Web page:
China / Government

Laws to ban exacting of evidence via torture improved

(Xinhua) Updated: 2012-10-09 13:19

BEIJING - China is constantly improving its laws to prohibit the exacting of evidence through torture or other illegal means by judicial officials, a white paper said Tuesday.

To improve the investigation and questioning system is a prerequisite for building the rule of law, said the white paper "Judicial Reform in China" issued by the State Council Information Office.

It is also an important method for strengthening judicial supervision and protecting the legal rights and interests of criminal suspects in accordance with the law, the white paper said.

The Criminal Procedure Law amended in 2012 clearly stipulates that no person may be forced to prove his or her own guilt, and no criminal suspects or defendants may be forced to confess, the white papers said.

The newly amended law makes it clear that confessions by a suspect or a defendant obtained through extortion or other illegal means and witness' testimony and victim's statements obtained through the use of violence, threats or other illegal means should be excluded from evidence.

If physical or documentary evidence is collected in ways violating legal procedures and severely affecting judicial justice, such evidence should be excluded if no correction or justification is provided, according to the new law.

The new Criminal Procedure Law, approved by China's top legislature in March, also stipulates the specific procedure for exclusion of such evidence.

Once evidence that should be excluded is found by public security organs, people's procuratorates or people's courts during the course of investigation, prosecution review or trial, such evidence should be excluded, according to the new law.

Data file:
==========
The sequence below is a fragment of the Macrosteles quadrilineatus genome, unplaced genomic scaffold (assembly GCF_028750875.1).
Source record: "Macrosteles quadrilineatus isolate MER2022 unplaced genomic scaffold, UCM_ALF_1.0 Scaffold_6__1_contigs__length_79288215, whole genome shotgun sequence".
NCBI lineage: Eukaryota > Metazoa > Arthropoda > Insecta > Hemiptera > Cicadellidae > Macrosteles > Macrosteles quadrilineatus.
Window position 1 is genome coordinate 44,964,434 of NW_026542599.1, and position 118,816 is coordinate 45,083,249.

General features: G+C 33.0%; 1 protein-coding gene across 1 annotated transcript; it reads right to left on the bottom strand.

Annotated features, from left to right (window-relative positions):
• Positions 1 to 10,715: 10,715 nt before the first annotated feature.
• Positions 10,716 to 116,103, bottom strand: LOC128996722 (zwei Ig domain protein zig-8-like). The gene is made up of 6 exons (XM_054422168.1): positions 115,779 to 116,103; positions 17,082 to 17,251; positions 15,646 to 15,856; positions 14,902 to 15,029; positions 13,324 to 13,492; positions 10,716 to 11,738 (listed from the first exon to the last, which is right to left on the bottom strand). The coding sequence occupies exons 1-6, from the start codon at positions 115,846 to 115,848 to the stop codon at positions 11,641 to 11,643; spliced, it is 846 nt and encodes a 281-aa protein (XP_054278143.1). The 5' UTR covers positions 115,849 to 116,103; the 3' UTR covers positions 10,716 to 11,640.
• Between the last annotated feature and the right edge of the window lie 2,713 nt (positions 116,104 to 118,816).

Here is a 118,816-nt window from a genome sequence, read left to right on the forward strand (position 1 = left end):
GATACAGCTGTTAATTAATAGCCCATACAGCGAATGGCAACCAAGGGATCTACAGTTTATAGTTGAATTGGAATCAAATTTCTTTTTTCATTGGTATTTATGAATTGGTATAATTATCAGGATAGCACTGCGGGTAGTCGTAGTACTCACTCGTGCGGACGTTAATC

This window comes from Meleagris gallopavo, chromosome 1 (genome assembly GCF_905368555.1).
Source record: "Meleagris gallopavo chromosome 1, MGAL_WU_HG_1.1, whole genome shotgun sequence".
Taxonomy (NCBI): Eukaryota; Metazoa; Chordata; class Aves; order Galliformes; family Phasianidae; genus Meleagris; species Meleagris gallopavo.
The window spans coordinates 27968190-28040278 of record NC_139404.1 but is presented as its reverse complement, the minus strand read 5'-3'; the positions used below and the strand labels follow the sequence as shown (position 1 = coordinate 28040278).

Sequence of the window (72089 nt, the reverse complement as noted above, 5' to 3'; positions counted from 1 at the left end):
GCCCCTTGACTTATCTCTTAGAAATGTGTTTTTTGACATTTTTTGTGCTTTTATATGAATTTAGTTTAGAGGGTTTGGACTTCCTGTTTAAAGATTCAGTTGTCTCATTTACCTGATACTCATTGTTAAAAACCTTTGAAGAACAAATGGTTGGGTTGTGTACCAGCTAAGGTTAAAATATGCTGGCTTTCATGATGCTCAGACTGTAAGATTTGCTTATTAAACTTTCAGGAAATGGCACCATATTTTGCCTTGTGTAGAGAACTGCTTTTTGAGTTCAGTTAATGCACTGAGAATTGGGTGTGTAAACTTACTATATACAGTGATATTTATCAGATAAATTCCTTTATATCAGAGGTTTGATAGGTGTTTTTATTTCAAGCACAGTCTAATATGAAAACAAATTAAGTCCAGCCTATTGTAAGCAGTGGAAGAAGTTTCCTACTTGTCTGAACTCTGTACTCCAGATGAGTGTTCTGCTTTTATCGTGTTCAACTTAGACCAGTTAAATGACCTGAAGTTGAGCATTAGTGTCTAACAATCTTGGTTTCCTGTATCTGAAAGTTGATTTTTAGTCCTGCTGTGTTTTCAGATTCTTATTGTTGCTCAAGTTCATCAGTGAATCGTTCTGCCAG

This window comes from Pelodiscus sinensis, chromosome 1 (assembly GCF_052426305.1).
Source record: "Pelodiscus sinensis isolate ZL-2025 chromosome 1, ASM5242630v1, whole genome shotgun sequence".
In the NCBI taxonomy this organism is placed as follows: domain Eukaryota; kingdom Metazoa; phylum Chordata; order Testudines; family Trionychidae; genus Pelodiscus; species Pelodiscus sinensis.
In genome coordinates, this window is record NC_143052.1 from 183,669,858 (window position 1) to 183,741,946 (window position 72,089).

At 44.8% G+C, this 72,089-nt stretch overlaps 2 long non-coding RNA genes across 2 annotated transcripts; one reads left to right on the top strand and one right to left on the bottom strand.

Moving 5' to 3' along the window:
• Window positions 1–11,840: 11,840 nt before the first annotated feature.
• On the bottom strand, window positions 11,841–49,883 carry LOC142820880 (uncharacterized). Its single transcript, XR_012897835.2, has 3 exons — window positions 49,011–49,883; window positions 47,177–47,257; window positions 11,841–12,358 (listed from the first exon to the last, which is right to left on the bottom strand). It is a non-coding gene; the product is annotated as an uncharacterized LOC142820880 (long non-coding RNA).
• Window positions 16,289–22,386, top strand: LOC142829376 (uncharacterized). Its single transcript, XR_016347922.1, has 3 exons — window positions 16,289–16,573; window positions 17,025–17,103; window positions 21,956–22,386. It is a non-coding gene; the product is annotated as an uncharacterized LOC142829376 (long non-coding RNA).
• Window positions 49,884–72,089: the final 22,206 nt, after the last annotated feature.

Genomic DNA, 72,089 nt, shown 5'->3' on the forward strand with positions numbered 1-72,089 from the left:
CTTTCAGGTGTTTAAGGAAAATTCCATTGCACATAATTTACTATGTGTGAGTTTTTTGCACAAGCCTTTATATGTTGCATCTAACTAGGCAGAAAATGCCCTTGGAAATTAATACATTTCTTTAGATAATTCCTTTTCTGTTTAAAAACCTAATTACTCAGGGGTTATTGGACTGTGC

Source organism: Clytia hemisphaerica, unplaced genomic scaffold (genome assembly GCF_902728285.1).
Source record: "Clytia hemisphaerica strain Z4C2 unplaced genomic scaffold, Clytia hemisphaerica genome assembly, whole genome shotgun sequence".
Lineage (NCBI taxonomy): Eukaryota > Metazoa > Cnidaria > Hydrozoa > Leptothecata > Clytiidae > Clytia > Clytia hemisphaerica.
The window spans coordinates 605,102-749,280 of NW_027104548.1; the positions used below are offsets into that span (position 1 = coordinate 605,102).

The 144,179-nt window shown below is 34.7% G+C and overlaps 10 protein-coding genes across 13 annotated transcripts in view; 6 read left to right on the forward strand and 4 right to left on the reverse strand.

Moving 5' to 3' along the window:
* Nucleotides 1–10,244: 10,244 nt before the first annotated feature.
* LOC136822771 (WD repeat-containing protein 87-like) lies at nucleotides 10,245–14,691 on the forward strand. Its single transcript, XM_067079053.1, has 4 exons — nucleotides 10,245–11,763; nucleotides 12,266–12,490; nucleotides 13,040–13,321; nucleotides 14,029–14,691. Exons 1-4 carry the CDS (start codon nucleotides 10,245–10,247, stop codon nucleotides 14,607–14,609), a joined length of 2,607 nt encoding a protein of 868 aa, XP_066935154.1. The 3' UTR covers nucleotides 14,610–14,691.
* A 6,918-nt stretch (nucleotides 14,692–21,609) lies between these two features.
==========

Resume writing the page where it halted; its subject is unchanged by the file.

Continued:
The white paper said China is improving the system of detention, taking a person into custody after arrest, and interrogation. A person who has been detained must be sent to a house of detention within 24 hours. When a person is arrested, he or she must be taken into custody immediately in a house of detention, where the interrogation shall be conducted.

The white paper said the practice of recording and videotaping investigation and questioning processes is widely adopted in China.

With advances in the IT-based law enforcement by judicial organs, interrogation, detention, court trials and activities happening in places of custody are recorded and video taped, it said.

For crimes punishable by life imprisonment or death and other serious crimes, audio or video recording of the interrogation process is mandatory, and the recordings should cover the entire process of the questioning and should be complete, said the white paper.


China issues white paper on judicial reform

The Information Office of the State Council issued Tuesday a white paper on judicial reform. Apart from reviewing China's judicial system and reform process, the white paper focuses on maintaining social fairness, justice and human rights protection.Full story

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